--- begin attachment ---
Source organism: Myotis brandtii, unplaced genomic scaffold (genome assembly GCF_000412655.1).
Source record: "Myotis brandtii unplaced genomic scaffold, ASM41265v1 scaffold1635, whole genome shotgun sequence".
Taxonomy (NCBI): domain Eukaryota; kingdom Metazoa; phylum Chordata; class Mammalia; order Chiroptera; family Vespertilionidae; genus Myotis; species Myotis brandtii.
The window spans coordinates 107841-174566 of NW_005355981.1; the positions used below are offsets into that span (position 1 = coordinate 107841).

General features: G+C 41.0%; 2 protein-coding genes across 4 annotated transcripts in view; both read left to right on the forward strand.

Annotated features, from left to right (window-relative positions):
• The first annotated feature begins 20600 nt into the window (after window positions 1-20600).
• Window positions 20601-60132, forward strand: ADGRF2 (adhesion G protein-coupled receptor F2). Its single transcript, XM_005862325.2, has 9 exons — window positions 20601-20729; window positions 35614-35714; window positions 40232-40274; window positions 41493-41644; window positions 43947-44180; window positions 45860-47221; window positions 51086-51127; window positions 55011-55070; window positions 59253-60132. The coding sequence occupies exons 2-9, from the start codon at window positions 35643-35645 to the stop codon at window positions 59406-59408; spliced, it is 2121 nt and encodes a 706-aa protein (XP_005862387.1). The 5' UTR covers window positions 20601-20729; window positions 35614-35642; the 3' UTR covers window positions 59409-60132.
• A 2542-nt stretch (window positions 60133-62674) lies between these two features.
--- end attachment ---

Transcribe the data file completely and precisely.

Source organism: Myotis brandtii, unplaced genomic scaffold (genome assembly GCF_000412655.1).
Source record: "Myotis brandtii unplaced genomic scaffold, ASM41265v1 scaffold1635, whole genome shotgun sequence".
Taxonomy (NCBI): domain Eukaryota; kingdom Metazoa; phylum Chordata; class Mammalia; order Chiroptera; family Vespertilionidae; genus Myotis; species Myotis brandtii.
The window spans coordinates 107841-174566 of NW_005355981.1; the positions used below are offsets into that span (position 1 = coordinate 107841).

General features: G+C 41.0%; 2 protein-coding genes across 4 annotated transcripts in view; both read left to right on the forward strand.

Annotated features, from left to right (window-relative positions):
• The first annotated feature begins 20600 nt into the window (after window positions 1-20600).
• Window positions 20601-60132, forward strand: ADGRF2 (adhesion G protein-coupled receptor F2). Its single transcript, XM_005862325.2, has 9 exons — window positions 20601-20729; window positions 35614-35714; window positions 40232-40274; window positions 41493-41644; window positions 43947-44180; window positions 45860-47221; window positions 51086-51127; window positions 55011-55070; window positions 59253-60132. The coding sequence occupies exons 2-9, from the start codon at window positions 35643-35645 to the stop codon at window positions 59406-59408; spliced, it is 2121 nt and encodes a 706-aa protein (XP_005862387.1). The 5' UTR covers window positions 20601-20729; window positions 35614-35642; the 3' UTR covers window positions 59409-60132.
• A 2542-nt stretch (window positions 60133-62674) lies between these two features.